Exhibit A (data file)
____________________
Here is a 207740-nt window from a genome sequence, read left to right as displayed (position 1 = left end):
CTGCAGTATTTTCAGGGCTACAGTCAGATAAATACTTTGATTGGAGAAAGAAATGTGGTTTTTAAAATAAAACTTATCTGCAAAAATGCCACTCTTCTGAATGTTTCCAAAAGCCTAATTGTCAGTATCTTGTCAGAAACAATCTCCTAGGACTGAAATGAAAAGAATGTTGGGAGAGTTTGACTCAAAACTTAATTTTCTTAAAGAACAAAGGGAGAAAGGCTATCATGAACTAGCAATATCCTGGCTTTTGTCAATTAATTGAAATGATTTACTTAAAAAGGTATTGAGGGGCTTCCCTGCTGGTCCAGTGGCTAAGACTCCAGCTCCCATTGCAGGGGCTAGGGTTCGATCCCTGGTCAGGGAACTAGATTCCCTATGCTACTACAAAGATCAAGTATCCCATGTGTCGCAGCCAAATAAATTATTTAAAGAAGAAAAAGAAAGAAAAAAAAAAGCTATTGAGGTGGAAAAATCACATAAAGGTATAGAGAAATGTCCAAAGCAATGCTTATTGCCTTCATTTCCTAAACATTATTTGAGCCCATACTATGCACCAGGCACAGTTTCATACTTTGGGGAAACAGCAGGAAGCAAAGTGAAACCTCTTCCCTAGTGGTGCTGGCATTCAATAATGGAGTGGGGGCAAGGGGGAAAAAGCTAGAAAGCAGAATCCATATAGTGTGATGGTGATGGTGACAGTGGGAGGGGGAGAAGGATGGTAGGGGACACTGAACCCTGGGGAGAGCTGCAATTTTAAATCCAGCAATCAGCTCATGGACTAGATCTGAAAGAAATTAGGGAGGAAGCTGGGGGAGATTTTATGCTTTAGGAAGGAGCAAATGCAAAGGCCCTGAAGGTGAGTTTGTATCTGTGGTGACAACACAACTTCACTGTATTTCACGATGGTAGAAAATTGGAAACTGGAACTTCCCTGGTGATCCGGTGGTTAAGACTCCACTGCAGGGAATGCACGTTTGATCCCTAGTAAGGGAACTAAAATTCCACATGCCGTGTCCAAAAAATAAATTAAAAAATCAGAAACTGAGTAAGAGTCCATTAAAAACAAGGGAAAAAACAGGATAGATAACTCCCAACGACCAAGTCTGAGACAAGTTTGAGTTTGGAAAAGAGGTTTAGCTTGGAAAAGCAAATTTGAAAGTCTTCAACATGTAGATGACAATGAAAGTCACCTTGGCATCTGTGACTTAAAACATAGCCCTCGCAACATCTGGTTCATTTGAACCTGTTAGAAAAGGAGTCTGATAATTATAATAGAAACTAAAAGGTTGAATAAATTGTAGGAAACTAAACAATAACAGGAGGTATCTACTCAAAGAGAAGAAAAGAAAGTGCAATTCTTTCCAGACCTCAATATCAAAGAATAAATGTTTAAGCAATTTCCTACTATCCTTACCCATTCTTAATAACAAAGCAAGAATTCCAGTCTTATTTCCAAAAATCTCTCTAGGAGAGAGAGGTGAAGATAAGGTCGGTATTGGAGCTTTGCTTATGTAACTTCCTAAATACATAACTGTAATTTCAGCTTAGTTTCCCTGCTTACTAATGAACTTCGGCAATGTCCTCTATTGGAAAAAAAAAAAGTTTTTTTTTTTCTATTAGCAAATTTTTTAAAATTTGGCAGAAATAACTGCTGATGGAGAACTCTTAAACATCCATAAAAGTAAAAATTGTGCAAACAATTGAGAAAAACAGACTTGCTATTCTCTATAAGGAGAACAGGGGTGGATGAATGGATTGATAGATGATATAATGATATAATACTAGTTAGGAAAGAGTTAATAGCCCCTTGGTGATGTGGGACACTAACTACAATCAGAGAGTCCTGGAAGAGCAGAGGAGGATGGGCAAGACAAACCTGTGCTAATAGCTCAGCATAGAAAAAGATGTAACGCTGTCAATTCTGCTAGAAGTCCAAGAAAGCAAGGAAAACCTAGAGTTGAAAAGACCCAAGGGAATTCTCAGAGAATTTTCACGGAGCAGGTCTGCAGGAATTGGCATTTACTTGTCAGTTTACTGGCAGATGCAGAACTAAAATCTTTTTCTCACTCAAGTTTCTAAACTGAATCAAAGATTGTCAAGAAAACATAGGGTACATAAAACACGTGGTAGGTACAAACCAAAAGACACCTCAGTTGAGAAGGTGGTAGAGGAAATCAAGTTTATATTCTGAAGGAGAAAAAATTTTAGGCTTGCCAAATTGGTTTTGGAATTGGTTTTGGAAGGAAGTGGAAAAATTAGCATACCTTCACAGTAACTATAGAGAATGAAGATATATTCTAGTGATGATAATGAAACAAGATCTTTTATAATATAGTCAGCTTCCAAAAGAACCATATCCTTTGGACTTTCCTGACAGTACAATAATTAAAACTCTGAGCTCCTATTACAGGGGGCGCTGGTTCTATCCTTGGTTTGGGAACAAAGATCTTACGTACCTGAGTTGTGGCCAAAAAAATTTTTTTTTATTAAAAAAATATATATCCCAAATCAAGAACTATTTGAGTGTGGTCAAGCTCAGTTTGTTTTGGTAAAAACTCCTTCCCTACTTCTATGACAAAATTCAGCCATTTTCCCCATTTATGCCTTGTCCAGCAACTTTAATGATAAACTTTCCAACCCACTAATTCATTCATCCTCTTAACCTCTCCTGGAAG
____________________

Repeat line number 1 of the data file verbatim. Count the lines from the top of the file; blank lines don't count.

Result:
Here is a 207740-nt window from a genome sequence, read left to right as displayed (position 1 = left end):